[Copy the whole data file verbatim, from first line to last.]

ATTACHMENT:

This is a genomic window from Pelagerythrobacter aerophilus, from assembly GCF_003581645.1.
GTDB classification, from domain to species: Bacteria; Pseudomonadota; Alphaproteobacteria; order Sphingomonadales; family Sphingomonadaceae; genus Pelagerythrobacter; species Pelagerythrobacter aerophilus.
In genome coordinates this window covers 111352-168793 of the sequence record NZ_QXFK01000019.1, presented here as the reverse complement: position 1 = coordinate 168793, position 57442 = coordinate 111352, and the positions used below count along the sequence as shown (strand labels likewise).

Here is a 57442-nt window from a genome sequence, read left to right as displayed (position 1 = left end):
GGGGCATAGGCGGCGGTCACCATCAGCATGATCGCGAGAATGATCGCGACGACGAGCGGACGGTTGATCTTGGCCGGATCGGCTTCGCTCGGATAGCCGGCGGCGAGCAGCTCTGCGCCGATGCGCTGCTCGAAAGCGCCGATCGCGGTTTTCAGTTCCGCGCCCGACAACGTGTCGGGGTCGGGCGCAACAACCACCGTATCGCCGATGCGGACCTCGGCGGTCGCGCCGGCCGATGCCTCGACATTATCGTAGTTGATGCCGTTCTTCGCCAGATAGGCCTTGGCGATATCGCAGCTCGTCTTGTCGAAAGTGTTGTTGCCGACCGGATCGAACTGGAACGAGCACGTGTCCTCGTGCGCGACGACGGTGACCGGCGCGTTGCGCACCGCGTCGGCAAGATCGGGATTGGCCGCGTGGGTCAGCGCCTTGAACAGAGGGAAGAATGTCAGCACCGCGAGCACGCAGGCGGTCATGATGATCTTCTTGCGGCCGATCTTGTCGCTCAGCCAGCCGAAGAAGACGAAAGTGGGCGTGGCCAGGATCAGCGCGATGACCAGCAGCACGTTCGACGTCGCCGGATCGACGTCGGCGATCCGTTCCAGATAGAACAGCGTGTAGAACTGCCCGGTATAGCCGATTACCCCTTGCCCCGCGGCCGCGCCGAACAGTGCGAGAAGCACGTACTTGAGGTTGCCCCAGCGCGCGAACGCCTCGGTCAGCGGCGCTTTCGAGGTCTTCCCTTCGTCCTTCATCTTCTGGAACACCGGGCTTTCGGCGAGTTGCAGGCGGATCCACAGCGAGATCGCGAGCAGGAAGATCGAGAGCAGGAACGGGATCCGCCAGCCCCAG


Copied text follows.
This is a genomic window from Pelagerythrobacter aerophilus, from assembly GCF_003581645.1.
GTDB classification, from domain to species: Bacteria; Pseudomonadota; Alphaproteobacteria; order Sphingomonadales; family Sphingomonadaceae; genus Pelagerythrobacter; species Pelagerythrobacter aerophilus.
In genome coordinates this window covers 111352-168793 of the sequence record NZ_QXFK01000019.1, presented here as the reverse complement: position 1 = coordinate 168793, position 57442 = coordinate 111352, and the positions used below count along the sequence as shown (strand labels likewise).

Here is a 57442-nt window from a genome sequence, read left to right as displayed (position 1 = left end):
GGGGCATAGGCGGCGGTCACCATCAGCATGATCGCGAGAATGATCGCGACGACGAGCGGACGGTTGATCTTGGCCGGATCGGCTTCGCTCGGATAGCCGGCGGCGAGCAGCTCTGCGCCGATGCGCTGCTCGAAAGCGCCGATCGCGGTTTTCAGTTCCGCGCCCGACAACGTGTCGGGGTCGGGCGCAACAACCACCGTATCGCCGATGCGGACCTCGGCGGTCGCGCCGGCCGATGCCTCGACATTATCGTAGTTGATGCCGTTCTTCGCCAGATAGGCCTTGGCGATATCGCAGCTCGTCTTGTCGAAAGTGTTGTTGCCGACCGGATCGAACTGGAACGAGCACGTGTCCTCGTGCGCGACGACGGTGACCGGCGCGTTGCGCACCGCGTCGGCAAGATCGGGATTGGCCGCGTGGGTCAGCGCCTTGAACAGAGGGAAGAATGTCAGCACCGCGAGCACGCAGGCGGTCATGATGATCTTCTTGCGGCCGATCTTGTCGCTCAGCCAGCCGAAGAAGACGAAAGTGGGCGTGGCCAGGATCAGCGCGATGACCAGCAGCACGTTCGACGTCGCCGGATCGACGTCGGCGATCCGTTCCAGATAGAACAGCGTGTAGAACTGCCCGGTATAGCCGATTACCCCTTGCCCCGCGGCCGCGCCGAACAGTGCGAGAAGCACGTACTTGAGGTTGCCCCAGCGCGCGAACGCCTCGGTCAGCGGCGCTTTCGAGGTCTTCCCTTCGTCCTTCATCTTCTGGAACACCGGGCTTTCGGCGAGTTGCAGGCGGATCCACAGCGAGATCGCGAGCAGGAAGATCGAGAGCAGGAACGGGATCCGCCAGCCCCAG